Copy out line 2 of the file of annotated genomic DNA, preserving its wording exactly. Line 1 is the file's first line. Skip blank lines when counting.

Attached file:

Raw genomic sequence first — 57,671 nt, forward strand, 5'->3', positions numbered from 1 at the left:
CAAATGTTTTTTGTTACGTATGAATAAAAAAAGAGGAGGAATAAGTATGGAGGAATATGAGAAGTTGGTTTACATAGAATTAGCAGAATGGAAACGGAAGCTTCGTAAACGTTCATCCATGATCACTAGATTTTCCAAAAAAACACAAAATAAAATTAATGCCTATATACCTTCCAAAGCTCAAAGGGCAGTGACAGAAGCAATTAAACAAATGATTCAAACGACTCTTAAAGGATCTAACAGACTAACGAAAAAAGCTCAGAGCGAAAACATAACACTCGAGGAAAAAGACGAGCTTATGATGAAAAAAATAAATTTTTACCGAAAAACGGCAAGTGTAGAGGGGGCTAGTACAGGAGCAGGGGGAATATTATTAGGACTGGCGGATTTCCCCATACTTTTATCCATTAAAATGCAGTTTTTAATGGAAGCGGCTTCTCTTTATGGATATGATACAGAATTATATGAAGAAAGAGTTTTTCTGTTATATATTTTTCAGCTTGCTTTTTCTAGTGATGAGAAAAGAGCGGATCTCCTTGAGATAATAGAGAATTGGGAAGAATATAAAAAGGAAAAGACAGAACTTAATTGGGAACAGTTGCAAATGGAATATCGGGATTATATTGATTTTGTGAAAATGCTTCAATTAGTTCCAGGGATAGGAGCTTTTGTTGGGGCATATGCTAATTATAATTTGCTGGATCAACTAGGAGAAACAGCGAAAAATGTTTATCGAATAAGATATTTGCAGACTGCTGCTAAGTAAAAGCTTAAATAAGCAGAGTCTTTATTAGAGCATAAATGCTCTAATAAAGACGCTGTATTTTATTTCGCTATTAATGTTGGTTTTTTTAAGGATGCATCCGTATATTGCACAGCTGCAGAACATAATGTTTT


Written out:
CAAATGTTTTTTGTTACGTATGAATAAAAAAAGAGGAGGAATAAGTATGGAGGAATATGAGAAGTTGGTTTACATAGAATTAGCAGAATGGAAACGGAAGCTTCGTAAACGTTCATCCATGATCACTAGATTTTCCAAAAAAACACAAAATAAAATTAATGCCTATATACCTTCCAAAGCTCAAAGGGCAGTGACAGAAGCAATTAAACAAATGATTCAAACGACTCTTAAAGGATCTAACAGACTAACGAAAAAAGCTCAGAGCGAAAACATAACACTCGAGGAAAAAGACGAGCTTATGATGAAAAAAATAAATTTTTACCGAAAAACGGCAAGTGTAGAGGGGGCTAGTACAGGAGCAGGGGGAATATTATTAGGACTGGCGGATTTCCCCATACTTTTATCCATTAAAATGCAGTTTTTAATGGAAGCGGCTTCTCTTTATGGATATGATACAGAATTATATGAAGAAAGAGTTTTTCTGTTATATATTTTTCAGCTTGCTTTTTCTAGTGATGAGAAAAGAGCGGATCTCCTTGAGATAATAGAGAATTGGGAAGAATATAAAAAGGAAAAGACAGAACTTAATTGGGAACAGTTGCAAATGGAATATCGGGATTATATTGATTTTGTGAAAATGCTTCAATTAGTTCCAGGGATAGGAGCTTTTGTTGGGGCATATGCTAATTATAATTTGCTGGATCAACTAGGAGAAACAGCGAAAAATGTTTATCGAATAAGATATTTGCAGACTGCTGCTAAGTAAAAGCTTAAATAAGCAGAGTCTTTATTAGAGCATAAATGCTCTAATAAAGACGCTGTATTTTATTTCGCTATTAATGTTGGTTTTTTTAAGGATGCATCCGTATATTGCACAGCTGCAGAACATAATGTTTT